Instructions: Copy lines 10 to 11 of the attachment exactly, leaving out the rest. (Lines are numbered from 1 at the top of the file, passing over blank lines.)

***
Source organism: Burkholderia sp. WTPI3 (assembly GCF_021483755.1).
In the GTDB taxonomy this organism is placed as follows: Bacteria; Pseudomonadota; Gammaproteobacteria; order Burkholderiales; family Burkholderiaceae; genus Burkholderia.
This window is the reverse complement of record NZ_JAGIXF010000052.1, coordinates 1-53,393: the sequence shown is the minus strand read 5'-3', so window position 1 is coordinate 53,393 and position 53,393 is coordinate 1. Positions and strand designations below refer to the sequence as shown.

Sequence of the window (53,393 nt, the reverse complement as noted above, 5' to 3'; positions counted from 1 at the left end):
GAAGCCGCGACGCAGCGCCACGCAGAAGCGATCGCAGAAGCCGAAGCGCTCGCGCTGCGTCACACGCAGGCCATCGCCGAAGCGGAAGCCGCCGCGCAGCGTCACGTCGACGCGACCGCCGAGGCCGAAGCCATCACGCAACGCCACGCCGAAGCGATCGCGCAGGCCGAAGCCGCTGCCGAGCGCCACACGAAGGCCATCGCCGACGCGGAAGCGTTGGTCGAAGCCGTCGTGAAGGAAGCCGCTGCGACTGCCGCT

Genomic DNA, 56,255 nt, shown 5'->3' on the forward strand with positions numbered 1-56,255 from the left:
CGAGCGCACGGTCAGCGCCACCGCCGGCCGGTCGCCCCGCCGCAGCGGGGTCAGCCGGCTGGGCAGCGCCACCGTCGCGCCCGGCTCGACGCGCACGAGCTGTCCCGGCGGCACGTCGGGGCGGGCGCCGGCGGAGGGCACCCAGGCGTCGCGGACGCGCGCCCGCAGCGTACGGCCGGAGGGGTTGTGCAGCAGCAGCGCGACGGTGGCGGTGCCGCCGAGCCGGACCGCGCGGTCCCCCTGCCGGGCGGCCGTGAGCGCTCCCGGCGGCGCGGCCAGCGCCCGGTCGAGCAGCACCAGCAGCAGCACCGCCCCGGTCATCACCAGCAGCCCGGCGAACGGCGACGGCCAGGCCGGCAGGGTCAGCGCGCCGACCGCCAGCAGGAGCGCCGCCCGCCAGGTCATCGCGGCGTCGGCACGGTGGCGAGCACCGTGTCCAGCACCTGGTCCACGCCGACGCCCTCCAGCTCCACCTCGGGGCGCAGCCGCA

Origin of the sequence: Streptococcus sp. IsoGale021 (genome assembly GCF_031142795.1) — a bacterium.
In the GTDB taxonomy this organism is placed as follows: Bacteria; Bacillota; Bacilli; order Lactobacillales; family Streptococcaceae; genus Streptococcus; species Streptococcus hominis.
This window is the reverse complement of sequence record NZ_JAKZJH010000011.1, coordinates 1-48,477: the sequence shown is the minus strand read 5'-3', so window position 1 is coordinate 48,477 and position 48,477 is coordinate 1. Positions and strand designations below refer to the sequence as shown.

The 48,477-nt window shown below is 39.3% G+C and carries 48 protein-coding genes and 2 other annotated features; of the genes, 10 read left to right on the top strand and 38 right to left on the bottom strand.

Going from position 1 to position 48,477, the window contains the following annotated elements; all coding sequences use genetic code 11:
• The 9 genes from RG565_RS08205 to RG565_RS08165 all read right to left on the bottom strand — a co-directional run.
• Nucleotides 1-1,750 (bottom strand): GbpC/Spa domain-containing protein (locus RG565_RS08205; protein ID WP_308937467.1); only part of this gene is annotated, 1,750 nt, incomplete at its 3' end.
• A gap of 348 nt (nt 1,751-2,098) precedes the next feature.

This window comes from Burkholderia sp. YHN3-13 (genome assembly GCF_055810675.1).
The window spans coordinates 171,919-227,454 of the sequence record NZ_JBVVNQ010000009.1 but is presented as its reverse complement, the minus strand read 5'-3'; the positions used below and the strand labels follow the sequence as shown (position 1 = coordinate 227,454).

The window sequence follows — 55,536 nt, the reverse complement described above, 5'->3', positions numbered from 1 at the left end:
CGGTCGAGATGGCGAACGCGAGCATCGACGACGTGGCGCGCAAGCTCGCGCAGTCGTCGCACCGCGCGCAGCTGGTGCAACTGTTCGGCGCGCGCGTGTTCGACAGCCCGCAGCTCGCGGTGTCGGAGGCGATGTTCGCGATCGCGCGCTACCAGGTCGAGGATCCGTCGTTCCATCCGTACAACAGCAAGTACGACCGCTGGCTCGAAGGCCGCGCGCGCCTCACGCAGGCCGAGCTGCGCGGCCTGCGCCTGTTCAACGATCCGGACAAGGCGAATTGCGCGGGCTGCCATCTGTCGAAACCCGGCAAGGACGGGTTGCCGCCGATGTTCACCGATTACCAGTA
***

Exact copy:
This window is the reverse complement of sequence record NZ_JAKZJH010000011.1, coordinates 1-48,477: the sequence shown is the minus strand read 5'-3', so window position 1 is coordinate 48,477 and position 48,477 is coordinate 1. Positions and strand designations below refer to the sequence as shown.

The 48,477-nt window shown below is 39.3% G+C and carries 48 protein-coding genes and 2 other annotated features; of the genes, 10 read left to right on the top strand and 38 right to left on the bottom strand.